A Canadian case dealing with the alleged negligence of a bailee of grain is the Ontario case of Quintal & Lynch Ltd. v. Goderich Elevator Go. (1923), 54 O.L.R. 200: a decision of that province’s Court of Appeal. A total of 2100 t of No.1 feed-oats had been consigned to the defendant company for storage. Due to alleged careless storage, the oats became heated and tough. After an exhaustive review of the evidence, the Court concluded that the heating and deterioration had probably occurred after the defendant company had relinquished possession of the oats, and therefore it was not to blame for the spoilage. The defendant company’s bailees had discharged the burden of proof incumbent upon them, and they were exonerated.

(c) Tort of negligence. In a host of different situations, the tort of negligence may be invoked against those who (i) carelessly store grain so that it ultimately causes damage to other persons or to their property; (ii) carelessly conduct their grain-storage activities so that other persons are harmed incidentally (for example, by fires, explosions, the spread of contaminants or disease, or the escape of fumigants), or need to take costly precautionary measures against any of these perils; or (iii) carelessly manufacture buildings, structures, or machines designed for the storage or preservation of grain, with resultant damage to that grain.

Usually, a complainant under item (iii) would have a contract with the alleged negligent company which supplied or manufactured the equipment, and would sue that company for breach of contract rather than for negligence. These kinds of cases are discussed under Breach of contract.

Items (i) and (ii) are typical cases in the tort of negligence. Reported cases are rare, but if a person stores grain in such a way that it deteriorates, develops toxins, and eventually kills livestock or causes animal sickness when the grain is fed to them, that person is liable in contract, under the Sale of Goods Act, if the contaminated feed is sold to the stock owner directly (Schiefer and O’FerraIl 1981); or liable in the tort of negligence if the contaminated feed is sold to a dealer, from whom it is passed to the ultimate consumer. The leading cases in this context are the English cases of Kendall v. Lillico [1969] 2 A.C. 1, and Ashington Piggeries v. Christopher Hill [1972] A.C. 441, both of which are treated as authoritative by Canadian Courts.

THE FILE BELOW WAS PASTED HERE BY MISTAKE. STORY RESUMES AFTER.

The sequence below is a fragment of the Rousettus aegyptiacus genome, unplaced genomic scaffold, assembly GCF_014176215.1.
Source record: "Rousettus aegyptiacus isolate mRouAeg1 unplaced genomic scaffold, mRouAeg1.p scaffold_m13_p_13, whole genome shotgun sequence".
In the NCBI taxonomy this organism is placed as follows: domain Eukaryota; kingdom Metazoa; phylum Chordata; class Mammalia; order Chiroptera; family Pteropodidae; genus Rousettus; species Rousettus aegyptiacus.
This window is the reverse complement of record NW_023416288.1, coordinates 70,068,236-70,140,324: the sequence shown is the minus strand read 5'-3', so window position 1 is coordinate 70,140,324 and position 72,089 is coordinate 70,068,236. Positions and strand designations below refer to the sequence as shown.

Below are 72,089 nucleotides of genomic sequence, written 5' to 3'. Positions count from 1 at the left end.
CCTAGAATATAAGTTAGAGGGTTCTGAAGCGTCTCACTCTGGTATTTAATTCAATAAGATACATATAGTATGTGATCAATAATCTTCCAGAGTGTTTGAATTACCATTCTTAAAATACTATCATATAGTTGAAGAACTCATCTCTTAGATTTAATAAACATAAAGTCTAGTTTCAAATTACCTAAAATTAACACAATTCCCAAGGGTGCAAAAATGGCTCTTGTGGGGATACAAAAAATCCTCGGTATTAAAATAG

One can imagine all kinds of cases: overheated grain that might cause a fire; unskillful storage that might result in an explosion which destroys nearby property of a neighbor; carelessly used or stored fumigant chemicals (see Holian v. U.G.G. (1980), 13 C.C.L.T. 269, Manitoba C.A. — lax storage of phostoxin tablets gave rise to $90 000 award!) that might cause injuries to persons in the vicinity; failure to keep disease or biological contaminants under control in one’s premises, causing catastrophic loss to neighbors (see Weller v. Foot and Mouth Disease Research Inst. [1969] 1 O.B. 569).

These situations may give rise to the tort of negligence, and perhaps, in some cases, to the tort of nuisance, too. In every case, the essential question would be — did the defendant exercise reasonable care, skill, and expertise in the storing of grain and related activities? If not, then the defendant would be liable. Expert witnesses may be called upon to testify as to the usual practice of those experienced in the particular field of endeavor. It would be rare indeed for a Court to castigate as negligent what is considered the usual practice of people experienced in a given field. Compliance with usual practice is therefore a potent, although not impregnable, safeguard against negligence liability.

(d) Torts of strict liability. Under the heading Tort of negligence, it was noted that negligence liability may arise when fires or explosions result from careless storage, or when pests escape from bins and infest bins belonging to a neighbor. In the latter case, the plaintiff (neighbor) may not even have to prove negligence on the part of the defendant, since the situation might well constitute a strict liability tort, under the Rylands v. Fletcher principle (Rylands v. Fletcher (1868), L.R. 3, H.L. 330), and the defendant, even if personally blameless, would be required to pay for all damages resulting from the infestation.

(e) Statutory duties and civil liability. Legal scholars used to think that if one broke a Statutory duty, for example the Statutory duty under s.86(c) of the Canada Grain Act, considered earlier, one was automatically guilty of a punishable offence, and liable for damages to anyone whose interests suffered as a result. That disturbing thought was recently disposed of by the Supreme Court of Canada in Her Majesty The Queen v. Saskatchewan Wheat Pool (1983), 23 C.C.L.T. 121.